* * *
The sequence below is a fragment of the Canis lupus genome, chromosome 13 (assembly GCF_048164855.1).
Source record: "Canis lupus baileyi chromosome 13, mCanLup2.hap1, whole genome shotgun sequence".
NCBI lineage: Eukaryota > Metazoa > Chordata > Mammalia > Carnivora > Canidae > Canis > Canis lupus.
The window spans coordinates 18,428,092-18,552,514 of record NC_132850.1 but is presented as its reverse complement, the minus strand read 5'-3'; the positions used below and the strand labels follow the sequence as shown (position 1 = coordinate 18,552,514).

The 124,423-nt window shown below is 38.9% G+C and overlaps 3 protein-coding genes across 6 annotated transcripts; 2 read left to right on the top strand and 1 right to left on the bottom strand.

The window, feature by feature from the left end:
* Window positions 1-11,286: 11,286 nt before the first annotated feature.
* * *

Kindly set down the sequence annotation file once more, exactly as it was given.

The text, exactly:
The sequence below is a fragment of the Canis lupus genome, chromosome 13 (assembly GCF_048164855.1).
Source record: "Canis lupus baileyi chromosome 13, mCanLup2.hap1, whole genome shotgun sequence".
NCBI lineage: Eukaryota > Metazoa > Chordata > Mammalia > Carnivora > Canidae > Canis > Canis lupus.
The window spans coordinates 18,428,092-18,552,514 of record NC_132850.1 but is presented as its reverse complement, the minus strand read 5'-3'; the positions used below and the strand labels follow the sequence as shown (position 1 = coordinate 18,552,514).

The 124,423-nt window shown below is 38.9% G+C and overlaps 3 protein-coding genes across 6 annotated transcripts; 2 read left to right on the top strand and 1 right to left on the bottom strand.

The window, feature by feature from the left end:
* Window positions 1-11,286: 11,286 nt before the first annotated feature.